|Subject||Re: [IBO] Confusion about StoredProc vs use of Cursor or Query (was Help with OnCallBack)|
> But, before I try what you suggested, it seems you missedI had missed that fact.
> that my test app has been using the simple
> SELECT * FROM MYSP(:K)
> and that SP returned ALL rows from MyTable (MasterLibrary),
> and yet there was no firing of the OnCallBack event.
Here is my own test...
SET TERM ^ ;
ALTER PROCEDURE TEST_CB( ANYVAL INTEGER )
RETURNS ( SOMEVAL INTEGER )
DECLARE TMP VARCHAR(31);
SOMEVAL = 999;
WHILE (SOMEVAL > 0) DO
-- This stuff is just to slow the loop down a bit
FOR SELECT RDB$FIELD_NAME FROM RDB$FIELDS
ORDER BY RDB$FIELD_NAME
INTO :TMP DO
SOMEVAL = SOMEVAL - 1;
The relevant parts of my form dfm...
object IB_Query1: TIB_Query
IB_Connection = IB_Connection1
IB_Transaction = IB_Transaction1
SQL.Strings = (
'FROM TEST_CB( 0 )')
AutoFetchAll = True
CallbackInc = 100
CallbackInitInt = 10
CallbackRefreshInt = 10
OnCallback = IB_Query1Callback
FetchWholeRows = True
And the event handler...
procedure TForm1.IB_Query1Callback(IB_Dataset: TIB_Dataset;
Status: TIB_CallbackStatus; CursorRowNum: Integer; var Abort: Boolean);
ShowMessage('Callback was hit: ' + IntToStr(CursorRowNum));
Thats it. It worked.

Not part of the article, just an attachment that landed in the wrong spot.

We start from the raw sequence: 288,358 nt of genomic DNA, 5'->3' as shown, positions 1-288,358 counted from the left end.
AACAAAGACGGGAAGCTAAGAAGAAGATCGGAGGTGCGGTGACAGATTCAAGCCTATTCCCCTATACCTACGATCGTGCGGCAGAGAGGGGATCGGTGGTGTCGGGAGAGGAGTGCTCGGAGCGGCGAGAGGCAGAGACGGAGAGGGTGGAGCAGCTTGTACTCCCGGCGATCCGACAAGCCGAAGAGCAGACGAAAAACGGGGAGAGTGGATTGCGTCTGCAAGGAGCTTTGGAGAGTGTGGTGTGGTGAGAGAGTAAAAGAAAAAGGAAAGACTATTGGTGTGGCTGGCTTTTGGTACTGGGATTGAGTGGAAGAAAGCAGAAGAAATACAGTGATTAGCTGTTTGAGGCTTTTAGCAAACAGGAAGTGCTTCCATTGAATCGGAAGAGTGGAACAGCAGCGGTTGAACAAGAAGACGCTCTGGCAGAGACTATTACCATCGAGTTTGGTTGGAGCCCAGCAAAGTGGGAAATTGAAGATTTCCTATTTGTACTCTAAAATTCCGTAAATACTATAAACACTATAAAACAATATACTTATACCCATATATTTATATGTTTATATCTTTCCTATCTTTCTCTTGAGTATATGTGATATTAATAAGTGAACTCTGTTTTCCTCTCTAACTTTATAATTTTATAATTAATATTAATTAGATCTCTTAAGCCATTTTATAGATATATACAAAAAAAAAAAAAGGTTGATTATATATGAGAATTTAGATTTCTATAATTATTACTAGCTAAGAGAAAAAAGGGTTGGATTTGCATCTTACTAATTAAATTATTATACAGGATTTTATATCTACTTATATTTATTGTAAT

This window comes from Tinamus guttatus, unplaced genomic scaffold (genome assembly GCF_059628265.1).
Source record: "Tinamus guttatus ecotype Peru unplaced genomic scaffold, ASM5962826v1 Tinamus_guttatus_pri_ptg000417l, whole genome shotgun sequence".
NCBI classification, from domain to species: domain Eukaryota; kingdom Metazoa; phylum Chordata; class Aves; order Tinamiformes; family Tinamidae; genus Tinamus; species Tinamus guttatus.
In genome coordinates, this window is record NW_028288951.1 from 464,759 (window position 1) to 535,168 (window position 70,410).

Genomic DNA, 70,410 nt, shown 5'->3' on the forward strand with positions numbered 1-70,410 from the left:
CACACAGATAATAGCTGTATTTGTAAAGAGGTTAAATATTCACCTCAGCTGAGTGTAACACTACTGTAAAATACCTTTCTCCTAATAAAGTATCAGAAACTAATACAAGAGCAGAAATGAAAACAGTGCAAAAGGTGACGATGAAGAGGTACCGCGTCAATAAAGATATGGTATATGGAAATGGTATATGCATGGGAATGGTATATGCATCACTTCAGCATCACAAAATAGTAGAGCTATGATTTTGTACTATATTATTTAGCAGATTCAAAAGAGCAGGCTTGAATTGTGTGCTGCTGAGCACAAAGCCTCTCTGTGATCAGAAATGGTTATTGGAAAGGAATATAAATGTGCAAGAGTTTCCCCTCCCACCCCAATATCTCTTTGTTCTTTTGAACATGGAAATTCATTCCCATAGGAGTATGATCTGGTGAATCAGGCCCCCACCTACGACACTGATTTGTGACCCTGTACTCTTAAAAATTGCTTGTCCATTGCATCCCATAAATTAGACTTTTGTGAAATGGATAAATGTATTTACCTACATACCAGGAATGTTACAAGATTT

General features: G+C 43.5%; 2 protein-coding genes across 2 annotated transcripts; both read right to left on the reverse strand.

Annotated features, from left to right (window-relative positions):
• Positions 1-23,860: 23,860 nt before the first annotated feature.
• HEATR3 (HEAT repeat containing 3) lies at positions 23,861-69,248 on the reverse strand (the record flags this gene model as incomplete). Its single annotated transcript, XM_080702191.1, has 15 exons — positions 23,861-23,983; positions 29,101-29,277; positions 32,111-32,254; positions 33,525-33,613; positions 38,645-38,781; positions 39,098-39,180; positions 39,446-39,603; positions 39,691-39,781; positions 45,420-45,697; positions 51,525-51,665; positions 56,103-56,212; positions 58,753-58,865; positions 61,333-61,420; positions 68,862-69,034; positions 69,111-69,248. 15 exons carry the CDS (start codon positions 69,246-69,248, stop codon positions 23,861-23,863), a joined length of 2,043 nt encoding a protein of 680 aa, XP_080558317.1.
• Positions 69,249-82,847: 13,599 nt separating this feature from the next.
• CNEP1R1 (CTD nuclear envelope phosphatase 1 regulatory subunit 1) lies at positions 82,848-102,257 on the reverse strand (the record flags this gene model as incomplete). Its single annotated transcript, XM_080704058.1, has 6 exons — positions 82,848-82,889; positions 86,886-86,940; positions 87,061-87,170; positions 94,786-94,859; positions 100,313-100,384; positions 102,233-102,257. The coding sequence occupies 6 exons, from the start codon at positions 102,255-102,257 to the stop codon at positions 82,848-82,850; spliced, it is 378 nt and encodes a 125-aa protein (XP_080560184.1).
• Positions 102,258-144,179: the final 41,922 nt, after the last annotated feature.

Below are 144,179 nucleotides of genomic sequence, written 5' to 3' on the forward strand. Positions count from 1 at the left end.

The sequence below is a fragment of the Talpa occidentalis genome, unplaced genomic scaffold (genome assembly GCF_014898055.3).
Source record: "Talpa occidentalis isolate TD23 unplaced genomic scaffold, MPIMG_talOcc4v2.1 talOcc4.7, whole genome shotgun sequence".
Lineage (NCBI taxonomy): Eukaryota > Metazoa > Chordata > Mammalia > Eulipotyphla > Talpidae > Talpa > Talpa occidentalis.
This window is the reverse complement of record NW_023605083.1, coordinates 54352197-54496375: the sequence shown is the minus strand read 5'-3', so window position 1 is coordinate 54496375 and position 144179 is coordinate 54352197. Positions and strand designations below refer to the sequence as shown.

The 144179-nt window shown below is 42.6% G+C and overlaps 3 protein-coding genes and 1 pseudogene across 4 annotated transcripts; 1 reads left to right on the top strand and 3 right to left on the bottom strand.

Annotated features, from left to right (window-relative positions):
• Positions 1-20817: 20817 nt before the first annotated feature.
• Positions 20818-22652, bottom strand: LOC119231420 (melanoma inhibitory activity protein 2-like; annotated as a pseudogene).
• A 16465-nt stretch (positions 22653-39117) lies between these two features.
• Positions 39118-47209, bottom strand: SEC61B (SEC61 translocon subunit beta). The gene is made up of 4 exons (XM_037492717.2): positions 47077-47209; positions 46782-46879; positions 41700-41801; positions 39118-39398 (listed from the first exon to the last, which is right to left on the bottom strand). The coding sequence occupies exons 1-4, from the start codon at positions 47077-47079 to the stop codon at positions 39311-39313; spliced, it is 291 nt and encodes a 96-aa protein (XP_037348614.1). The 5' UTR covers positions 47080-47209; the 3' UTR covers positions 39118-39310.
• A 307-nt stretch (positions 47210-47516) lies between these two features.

The Callback* properties just seemed to be the ones that gave
me the best effects on the very fast loop - without locking me
with too many prompts to acknowledge :-)
One thing I did notice: When I had the query attached to an
IB_Grid it seemed to make very little difference what settings
I had on the Callback* properties, I would get a hit on the
first row that was it - so I am not sure what was going on in
Indeed the timing issues as to exactly what rows you get hit
on seem pretty interesting even without the gird. 0 and 999
(first and last) seemed pretty consistent, but much of the rest
of the time I might get hits on 1, 2, 3 and then 999. The
simple test above is all too fast to get a really good effect.
But my main point is this... simplify (eg: the above) until
you start getting your callback being hit occassionally. Then
start to fill it out and adjust until you get what you need.